I like the book, and am sorry to have begun in the middle, but will almost certainly read the third book when it is finished. I was very taken by one quote:
When I was young, I thought the act of getting older meant, year by year, getting more sophisticated, more hard, more cool, and unpitying. Less innocent.
Maybe that was a childish idea of what getting older was about. Maybe adults, mature adults, get more innocent with time, not less. Because the word "innocent" does not mean "naive," it means "not guilty."
Children do small evils to each other, schoolyard fights and insults, not because their hearts are pure, but because their powers are small. Grownups have more power. Some of them do great evil with that power. But what about the ones who don't? Aren't they more innocent than children, not less?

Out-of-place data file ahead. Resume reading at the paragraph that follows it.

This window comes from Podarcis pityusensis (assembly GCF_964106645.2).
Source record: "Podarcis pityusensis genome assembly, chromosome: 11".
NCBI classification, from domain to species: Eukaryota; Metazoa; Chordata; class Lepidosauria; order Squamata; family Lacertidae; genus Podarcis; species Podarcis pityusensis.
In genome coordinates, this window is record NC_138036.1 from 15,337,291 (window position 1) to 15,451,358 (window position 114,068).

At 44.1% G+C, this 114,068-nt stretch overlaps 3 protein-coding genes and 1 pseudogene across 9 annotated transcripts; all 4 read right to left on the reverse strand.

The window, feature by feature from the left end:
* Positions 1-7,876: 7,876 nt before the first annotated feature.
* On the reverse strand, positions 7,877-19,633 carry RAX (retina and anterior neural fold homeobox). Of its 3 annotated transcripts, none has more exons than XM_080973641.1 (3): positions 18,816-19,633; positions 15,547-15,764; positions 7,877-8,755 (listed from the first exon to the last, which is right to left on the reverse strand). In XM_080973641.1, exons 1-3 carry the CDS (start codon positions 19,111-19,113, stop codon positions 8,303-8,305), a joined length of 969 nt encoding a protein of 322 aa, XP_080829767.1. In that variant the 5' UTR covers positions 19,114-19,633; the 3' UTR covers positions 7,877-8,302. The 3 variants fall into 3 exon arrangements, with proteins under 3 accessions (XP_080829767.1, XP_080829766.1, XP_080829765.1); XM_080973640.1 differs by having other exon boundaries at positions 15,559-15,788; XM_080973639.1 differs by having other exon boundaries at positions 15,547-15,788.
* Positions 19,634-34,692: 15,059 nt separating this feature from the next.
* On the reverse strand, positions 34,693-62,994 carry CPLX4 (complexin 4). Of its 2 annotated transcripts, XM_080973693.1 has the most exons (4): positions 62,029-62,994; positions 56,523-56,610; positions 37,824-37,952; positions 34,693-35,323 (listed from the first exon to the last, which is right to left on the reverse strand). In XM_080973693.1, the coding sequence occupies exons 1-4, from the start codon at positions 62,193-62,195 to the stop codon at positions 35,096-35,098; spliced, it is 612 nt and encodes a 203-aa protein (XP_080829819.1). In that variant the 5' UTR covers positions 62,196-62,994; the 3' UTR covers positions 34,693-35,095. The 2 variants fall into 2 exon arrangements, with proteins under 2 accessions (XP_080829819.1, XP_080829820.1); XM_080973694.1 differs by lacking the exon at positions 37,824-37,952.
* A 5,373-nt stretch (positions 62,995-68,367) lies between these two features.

Now, having a toddler at least gives me a pretty close view on how purehearted children are. I think that when we use that term, it's probably inapprorpiate for children - especially very young ones. When they're angry, they would happily kill you. But that's also largely because they have no sense of consequence. They are little storms of emotion, and in five minutes, they will forget they were ever angry at you, and will sob like theatre actors if you go to the bathroom and shut the door with them on the outside. But there is something to Wright's comment: We act as if adults are somehow not innocent, but truthfully, most of us, even when we indulge in our baser enotions and thoughts, are relatively innocent. Most of us at least attempt not to harm others, most of them time. Even when we're thwarted, or angry.